Financial Daily from THE HINDU group of publications
Saturday, Feb 09, 2002
Industry & Economy
Defaulting States may get lower power allocation
BANGALORE, Feb. 8
IN a move intended to discipline the States defaulting in payments to Central Power Generating Utilities (CPGU), the Union Ministry of Power has proposed a scaling down of capacity allocations. This would imply capacities from CPGUs dedicated to the States being moved to a common pool for direct sale to deficit regions.
Official sources said that this proposal was in the incipient stage and would be taken up by the Union Cabinet for discussion as part of a comprehensive proposal for settling the dues to the Central public sector power utilities. The proposal involves a securitisation of about Rs 41,000 crore and conversion into long-term bonds as well as steps to prevent the build-up of overdues in future.
Currently, all the States in the country are allocated certain portion of the capacities from each of the stations of the National Thermal Power Corporation Ltd (NTPC), National Hydro Electric Power Corporation (NHPC) and Neyveli Lignite Corporation Ltd (NLC). CPGUs retain the unallocated capacity for sales on either discretionary or spot basis to any of the States.
However, such allocations have resulted in persistent defaults by beneficiary States, leading to severe cash flow problems to both NTPC and NHPC. Overdues to NTPC alone are in the region of about Rs 16,000 crore. Such large overdues position had led to cutting of supplies to some of the States.
Further, the sources said that cutting off supplies had not proved to be an effective solution as it only worsened the cash flow situation for CPGUs. This was because it led to idling of large capacities or substantial a reduction in the plant load factor (PLF).
This is a situation already being faced by NTPC plants in the eastern region, which are being forced to operate at low PLF. At the same time, the stations would have to make full payments for the contracted offtake to fuel suppliers.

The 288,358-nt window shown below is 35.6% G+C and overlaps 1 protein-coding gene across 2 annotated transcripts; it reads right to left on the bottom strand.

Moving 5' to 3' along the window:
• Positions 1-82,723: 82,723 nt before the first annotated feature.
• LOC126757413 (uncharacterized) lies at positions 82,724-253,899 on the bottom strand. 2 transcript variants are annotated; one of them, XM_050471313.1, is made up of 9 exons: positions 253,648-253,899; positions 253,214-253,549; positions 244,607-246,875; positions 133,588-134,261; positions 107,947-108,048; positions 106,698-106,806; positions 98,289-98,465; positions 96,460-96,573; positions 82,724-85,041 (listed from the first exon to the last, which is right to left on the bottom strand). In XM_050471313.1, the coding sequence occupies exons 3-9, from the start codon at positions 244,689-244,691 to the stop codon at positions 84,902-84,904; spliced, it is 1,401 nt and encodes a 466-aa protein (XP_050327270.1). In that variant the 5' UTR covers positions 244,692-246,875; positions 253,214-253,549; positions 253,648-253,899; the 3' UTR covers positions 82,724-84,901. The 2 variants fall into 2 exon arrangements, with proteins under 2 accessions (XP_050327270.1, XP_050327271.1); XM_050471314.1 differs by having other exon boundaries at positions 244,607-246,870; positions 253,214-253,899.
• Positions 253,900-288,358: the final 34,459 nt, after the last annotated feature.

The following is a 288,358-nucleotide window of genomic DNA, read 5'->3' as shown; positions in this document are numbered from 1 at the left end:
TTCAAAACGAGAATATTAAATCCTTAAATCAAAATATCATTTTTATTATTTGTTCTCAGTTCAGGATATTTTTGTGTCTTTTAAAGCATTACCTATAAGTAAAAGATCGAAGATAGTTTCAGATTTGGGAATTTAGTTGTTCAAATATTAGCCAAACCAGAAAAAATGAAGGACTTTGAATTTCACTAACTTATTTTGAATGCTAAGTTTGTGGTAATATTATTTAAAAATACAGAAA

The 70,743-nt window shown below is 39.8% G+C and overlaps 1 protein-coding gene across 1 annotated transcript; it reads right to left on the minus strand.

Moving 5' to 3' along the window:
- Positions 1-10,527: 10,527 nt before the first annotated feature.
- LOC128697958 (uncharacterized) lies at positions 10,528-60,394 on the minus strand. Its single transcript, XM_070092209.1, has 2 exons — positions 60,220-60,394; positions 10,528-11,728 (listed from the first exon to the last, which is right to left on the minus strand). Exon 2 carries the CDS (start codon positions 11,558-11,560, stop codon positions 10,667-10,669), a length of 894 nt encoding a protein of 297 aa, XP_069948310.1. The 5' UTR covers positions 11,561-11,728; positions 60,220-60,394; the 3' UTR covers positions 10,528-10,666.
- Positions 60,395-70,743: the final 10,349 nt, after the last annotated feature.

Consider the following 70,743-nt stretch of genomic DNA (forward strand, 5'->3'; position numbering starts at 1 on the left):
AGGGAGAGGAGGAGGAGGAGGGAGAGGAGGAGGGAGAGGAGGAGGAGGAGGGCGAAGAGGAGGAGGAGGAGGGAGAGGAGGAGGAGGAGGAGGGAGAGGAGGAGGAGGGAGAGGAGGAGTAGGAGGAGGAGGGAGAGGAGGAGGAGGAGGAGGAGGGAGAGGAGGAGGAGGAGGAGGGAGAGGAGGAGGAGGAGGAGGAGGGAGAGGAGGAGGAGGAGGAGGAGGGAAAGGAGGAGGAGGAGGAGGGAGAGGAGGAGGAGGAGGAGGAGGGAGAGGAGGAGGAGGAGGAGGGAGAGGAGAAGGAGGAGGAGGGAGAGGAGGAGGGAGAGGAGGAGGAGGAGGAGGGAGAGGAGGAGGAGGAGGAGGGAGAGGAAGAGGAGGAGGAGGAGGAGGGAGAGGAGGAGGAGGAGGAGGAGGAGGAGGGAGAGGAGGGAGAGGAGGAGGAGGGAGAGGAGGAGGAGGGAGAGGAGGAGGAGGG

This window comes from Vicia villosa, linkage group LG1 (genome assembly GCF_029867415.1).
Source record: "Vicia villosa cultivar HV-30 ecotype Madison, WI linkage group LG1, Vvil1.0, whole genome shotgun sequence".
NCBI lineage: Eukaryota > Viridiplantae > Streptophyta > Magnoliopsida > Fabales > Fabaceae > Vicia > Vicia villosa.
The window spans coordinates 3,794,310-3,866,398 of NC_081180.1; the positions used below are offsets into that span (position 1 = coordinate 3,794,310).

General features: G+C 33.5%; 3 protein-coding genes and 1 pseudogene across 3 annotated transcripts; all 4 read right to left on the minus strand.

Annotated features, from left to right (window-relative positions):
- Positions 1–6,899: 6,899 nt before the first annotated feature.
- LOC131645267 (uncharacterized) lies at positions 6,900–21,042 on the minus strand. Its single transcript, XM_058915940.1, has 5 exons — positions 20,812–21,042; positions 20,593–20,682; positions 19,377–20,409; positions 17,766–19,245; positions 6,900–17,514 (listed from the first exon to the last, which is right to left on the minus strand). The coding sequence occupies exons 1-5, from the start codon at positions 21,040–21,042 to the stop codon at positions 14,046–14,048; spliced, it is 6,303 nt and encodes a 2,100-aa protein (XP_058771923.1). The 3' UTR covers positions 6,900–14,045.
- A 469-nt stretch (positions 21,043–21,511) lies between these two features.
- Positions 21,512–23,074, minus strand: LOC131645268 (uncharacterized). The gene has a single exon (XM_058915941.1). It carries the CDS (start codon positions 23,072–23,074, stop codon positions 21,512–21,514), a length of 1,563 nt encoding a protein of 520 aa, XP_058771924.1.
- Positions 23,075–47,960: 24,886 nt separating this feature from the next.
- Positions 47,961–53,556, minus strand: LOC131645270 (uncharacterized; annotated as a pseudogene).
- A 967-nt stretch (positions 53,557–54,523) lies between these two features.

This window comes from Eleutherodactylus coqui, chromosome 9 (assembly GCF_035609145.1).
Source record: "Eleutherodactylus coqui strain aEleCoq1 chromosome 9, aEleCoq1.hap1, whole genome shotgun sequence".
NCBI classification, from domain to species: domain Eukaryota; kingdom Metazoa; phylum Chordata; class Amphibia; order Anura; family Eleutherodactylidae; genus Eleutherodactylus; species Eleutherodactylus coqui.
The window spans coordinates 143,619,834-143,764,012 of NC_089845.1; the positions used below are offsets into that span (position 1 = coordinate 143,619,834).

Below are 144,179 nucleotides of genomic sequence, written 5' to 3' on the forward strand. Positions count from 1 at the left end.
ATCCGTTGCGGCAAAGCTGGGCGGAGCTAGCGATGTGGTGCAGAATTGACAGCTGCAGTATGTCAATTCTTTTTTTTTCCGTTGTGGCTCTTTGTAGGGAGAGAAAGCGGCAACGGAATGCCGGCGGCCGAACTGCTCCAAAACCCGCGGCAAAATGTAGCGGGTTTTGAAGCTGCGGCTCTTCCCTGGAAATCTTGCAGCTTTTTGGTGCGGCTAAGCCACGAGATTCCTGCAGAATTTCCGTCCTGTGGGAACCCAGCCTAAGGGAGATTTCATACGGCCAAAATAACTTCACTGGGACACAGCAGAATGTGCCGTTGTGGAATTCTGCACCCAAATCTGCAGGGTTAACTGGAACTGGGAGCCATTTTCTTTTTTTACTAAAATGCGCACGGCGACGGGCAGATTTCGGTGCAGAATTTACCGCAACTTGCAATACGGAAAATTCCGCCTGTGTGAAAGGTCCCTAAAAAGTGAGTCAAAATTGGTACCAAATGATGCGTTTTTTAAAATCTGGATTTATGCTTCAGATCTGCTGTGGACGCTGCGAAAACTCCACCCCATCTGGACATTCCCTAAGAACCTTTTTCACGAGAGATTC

The sources said that the proposal for reallocation of capacities was supported by the Central Electricity Regulatory Commission (CERC). The proposal would involve cancellation of capacity allocation to the defaulting States and allotting them to a common pool, especially through the Power Trading Corporation. Sales from this common pool would be made on an open access basis to any of the States either on a spot or long-term basis.
But among the crucial issues that require to be resolved before moving capacity into the common pool is pricing. The sources said the Ministry of Power was in favour of fixing tariff on power from the common pool only on a variable cost basis.
However, the public sector companies have taken the view that pricing should take into account both the fixed and variable costs for the residual period. Once this period is completed, tariffs could be fixed only for recovery of the variable costs.
CPGUs have taken this stand because there was no guarantee that the defaulting States would bear the burden of fixed costs in the event of capacity downscaling.
The sources also said that reallocations from these power stations would be done only on condition of watertight financial security packages. Such a security package would involve assigning Central transfers to the States to obviate any future cash flow difficulties to CPGUs.
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